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Are the Arbabs no longer the kings of Thar?

May 08, 2013

Former Sindh Chief Minister Arbab Ghulam Rahim— File Photo

The times have changed, and so have the people of Thar. Gone are the days when people would vote on the basis of a verbal command from Arbab Amir Hussain, says a trader in Mithi.

“His son Arbab Lufutullah begs for votes in the bazaar of Mithi town.”

The stereotypes surrounding Thar, therefore, must now be questioned. Arbab Ghulam Rahim, a former Sindh chief minister has been challenged by three pirs, two Pakistan Peoples Party (PPP)-backed minority candidates and Thakur Hameer Singh. So for the first time, the fight is a close one – and winning the six seats of Thar will be a different ballgame.

The 2008 polls can’t be seen as a benchmark. Thar witnessed 'its highest turnout'

then because ballot boxes were stuffed. Arbab was the chief minister at the time, and around 275,000 votes that were pro-Arbab were then declared bogus. Some 200,000 new votes have been registered this time around thanks to the Benazir Income Support Programme (BISP) launched by the PPP-led government. In addition, the pirs of three shrines, belonging to the Ghausia Jamaat, Jillani Jamaat and Sarwari Jamat are in the fray.

Arbab is now contesting NA-229 (Diplo-Mithi) and faces PPP’s Faqir Sher Mohammed Bilalani, and the competition is going to be tough. In 2002, Arbab Ghulam Rahim  won this seat with 51,854 against 34,342 votes of PPP’s Gul Mohammed Lat. Another Arbab, Arbab Zakaullah went on to win against his rival PPP candidate Mahesh Malani in 2008.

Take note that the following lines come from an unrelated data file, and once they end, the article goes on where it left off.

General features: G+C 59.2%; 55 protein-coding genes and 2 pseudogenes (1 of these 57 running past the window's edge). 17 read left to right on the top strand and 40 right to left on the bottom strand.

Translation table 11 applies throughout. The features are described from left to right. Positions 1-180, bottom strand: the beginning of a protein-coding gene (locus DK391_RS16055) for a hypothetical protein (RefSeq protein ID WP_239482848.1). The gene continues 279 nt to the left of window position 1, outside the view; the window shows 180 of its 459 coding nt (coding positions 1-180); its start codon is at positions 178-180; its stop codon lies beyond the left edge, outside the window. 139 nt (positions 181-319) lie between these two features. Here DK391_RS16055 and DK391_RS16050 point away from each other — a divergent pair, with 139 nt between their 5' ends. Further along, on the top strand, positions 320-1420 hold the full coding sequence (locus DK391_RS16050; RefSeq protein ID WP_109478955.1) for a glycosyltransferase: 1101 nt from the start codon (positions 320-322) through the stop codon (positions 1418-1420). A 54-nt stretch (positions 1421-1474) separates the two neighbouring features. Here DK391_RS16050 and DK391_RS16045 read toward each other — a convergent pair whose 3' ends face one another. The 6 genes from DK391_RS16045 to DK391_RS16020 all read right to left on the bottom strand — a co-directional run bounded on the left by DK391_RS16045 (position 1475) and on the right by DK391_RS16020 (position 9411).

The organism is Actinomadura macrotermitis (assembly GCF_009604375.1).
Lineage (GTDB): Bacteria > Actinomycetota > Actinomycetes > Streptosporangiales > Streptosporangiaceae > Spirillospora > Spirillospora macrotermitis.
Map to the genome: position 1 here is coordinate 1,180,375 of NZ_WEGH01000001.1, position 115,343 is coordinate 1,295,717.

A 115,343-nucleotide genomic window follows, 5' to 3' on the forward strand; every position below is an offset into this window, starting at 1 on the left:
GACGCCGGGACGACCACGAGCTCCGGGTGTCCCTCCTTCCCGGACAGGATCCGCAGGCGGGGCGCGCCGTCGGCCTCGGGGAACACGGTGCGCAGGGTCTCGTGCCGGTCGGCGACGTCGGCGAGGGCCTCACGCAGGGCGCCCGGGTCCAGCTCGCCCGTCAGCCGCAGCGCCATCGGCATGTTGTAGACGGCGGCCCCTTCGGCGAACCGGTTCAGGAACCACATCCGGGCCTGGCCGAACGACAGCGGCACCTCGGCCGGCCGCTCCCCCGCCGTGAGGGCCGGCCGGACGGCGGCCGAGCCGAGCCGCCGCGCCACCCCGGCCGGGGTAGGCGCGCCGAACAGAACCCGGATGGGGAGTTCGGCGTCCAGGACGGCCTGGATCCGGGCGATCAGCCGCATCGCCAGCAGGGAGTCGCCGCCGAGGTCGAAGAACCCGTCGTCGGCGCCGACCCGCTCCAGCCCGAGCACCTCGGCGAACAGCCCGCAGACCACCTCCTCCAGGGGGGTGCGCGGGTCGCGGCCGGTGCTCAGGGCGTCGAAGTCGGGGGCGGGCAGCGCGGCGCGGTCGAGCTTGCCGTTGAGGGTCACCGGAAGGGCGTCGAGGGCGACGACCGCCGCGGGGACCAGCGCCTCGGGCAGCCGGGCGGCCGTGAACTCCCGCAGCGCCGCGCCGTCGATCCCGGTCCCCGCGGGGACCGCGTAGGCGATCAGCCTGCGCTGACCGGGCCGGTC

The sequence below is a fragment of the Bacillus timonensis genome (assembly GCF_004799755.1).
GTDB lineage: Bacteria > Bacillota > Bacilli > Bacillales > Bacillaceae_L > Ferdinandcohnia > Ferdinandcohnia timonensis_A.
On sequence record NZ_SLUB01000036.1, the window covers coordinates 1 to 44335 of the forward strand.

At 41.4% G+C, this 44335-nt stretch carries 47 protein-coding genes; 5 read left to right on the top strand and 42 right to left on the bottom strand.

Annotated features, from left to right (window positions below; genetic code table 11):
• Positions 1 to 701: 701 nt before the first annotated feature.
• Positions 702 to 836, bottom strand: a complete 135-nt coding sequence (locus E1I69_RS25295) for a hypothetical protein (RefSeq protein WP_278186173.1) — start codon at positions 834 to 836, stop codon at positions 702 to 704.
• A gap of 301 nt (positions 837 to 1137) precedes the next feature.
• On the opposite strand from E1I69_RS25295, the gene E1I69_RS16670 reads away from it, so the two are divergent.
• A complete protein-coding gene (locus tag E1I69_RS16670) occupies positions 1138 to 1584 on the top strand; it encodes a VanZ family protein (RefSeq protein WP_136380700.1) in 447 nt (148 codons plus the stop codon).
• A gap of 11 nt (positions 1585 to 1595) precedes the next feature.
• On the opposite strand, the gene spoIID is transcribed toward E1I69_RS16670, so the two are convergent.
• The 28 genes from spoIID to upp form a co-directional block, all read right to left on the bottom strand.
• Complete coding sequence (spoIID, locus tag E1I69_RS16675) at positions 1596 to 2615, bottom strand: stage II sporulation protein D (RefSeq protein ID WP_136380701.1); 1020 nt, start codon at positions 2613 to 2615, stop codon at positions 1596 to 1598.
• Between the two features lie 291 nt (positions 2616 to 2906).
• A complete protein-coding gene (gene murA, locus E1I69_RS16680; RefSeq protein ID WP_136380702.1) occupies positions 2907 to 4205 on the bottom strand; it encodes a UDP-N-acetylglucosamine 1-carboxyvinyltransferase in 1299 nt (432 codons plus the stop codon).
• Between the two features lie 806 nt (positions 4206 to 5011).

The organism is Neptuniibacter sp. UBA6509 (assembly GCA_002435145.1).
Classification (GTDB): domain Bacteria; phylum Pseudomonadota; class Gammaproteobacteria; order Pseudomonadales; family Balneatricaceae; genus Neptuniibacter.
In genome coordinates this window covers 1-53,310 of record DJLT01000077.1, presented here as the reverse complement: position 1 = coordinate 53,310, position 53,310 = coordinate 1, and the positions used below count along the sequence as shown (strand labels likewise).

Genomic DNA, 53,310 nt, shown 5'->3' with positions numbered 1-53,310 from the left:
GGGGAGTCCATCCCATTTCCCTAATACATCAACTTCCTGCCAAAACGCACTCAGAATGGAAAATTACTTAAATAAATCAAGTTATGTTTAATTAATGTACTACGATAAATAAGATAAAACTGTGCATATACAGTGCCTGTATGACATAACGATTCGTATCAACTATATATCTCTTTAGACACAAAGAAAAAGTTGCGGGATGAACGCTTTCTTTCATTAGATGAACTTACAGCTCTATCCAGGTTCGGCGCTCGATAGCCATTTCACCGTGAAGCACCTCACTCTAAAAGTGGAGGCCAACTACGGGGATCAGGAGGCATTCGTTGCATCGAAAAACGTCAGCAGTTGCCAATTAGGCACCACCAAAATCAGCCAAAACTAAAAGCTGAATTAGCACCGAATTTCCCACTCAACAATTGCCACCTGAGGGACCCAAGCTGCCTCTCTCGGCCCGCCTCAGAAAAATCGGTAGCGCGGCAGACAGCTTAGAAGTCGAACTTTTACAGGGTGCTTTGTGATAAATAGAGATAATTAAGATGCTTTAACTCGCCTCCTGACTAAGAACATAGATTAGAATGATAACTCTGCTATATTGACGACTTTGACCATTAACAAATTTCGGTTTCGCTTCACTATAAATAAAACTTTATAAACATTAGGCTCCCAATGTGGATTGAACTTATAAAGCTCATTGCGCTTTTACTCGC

On other seats in the region, however, the Arbab group may not be so lucky.

NA 230 (Chachro-Nagrparkar) is another seat the Arbab group has won in the last two elections. Now, PPP has awarded a ticket to Pir Noor Mohammed Shah of Tando Allahyar on the Umerkot seat to face Makhdoom Shah Mehmood Qureshi of Pakistan Tehrik-e-Insaaf (PTI). PML-F, PML-N and a 10-party alliance are supporting Makhdoom on both seats. Arbab has withdrawn Dr Ghulam Haider Samejo after negotiations to facilitate Shah Mehmood Qureshi so that it can be a one-to-one contest.

In PS-63 (Chhachhro), Dost Ali Rahimoo is the PPP candidate while Razaq Rahimoo was the Arbab group candidate. After a deal between Qureshi and Arbab, Samejo is now the candidate of the Arbab group – but the seat is considered to be smooth sailing for Dost Ali Rahimoo as his community has the largest number of votes.

PS 62,PS 61 and PS 60 have also gone to the Arbabs over the last two elections.

Initially, the PPP tried to lure Arbab but the ploy failed. A development practitioner working in Thar said on the condition of anonymity that after the failure of clinching a seat adjustment deal with Arbab, PPP is now trying to muster the support of other groups to defeat Arbab in his home district.

In addition, other groups such as the Thakurs who are powerful but now powerful enough may help split the vote bank and bring victory for the PPP in Thar.

The Arbabs may be socially well connected, and the PPP may lack the skill to win Thar alone without seat adjustments, regardless of BISP.

But it is significant that the Arbabs were used to consolidating the anti-PPP vote, which they no longer can. The PML-F is not going to support Arbabs, and the 2013 elections have now become a matter of survival for the powerful politicians.